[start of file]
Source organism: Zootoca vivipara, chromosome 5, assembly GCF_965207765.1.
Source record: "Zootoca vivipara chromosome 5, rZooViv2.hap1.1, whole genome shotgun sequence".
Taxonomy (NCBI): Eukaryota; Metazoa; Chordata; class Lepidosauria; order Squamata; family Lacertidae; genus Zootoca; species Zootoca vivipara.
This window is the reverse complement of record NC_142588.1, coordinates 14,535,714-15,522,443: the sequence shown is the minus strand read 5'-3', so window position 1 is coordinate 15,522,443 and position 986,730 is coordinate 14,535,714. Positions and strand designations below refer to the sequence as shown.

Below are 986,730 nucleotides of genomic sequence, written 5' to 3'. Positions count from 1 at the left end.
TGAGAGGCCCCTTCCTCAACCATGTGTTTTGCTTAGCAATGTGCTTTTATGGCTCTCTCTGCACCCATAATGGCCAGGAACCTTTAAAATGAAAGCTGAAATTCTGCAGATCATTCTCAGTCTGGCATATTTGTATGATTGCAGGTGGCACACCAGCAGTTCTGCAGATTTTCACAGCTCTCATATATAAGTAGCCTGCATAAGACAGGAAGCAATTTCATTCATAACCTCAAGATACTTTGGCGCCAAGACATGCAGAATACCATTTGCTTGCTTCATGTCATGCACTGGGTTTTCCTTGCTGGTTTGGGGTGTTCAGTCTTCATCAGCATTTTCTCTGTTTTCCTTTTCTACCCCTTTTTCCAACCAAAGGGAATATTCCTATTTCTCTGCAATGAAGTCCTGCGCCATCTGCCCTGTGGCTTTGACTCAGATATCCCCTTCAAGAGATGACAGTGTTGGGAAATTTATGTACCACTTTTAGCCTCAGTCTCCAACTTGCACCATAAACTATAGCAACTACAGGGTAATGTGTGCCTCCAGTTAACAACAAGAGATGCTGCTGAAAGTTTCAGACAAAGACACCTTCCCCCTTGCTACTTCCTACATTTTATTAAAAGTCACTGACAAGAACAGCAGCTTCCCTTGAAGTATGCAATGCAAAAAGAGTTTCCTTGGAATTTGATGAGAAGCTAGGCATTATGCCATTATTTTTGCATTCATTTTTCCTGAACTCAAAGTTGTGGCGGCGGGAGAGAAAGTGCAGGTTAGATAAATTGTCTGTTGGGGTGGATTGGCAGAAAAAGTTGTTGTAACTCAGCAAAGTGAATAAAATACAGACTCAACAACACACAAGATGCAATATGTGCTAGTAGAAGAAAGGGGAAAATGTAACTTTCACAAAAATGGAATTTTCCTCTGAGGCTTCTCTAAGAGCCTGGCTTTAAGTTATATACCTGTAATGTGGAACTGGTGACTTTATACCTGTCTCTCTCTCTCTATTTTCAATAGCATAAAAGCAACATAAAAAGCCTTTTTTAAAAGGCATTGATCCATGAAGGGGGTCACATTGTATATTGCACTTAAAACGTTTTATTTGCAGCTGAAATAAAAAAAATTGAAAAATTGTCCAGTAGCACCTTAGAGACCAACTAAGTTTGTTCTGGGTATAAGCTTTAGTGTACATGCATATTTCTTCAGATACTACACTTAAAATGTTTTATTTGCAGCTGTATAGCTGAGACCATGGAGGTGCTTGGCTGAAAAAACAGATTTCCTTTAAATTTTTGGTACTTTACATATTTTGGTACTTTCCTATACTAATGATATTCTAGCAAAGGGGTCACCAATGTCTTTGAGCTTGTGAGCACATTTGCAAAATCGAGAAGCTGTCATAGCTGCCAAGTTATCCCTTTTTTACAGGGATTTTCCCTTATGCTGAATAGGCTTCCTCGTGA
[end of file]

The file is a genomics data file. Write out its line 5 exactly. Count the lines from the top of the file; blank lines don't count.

Below are 986,730 nucleotides of genomic sequence, written 5' to 3'. Positions count from 1 at the left end.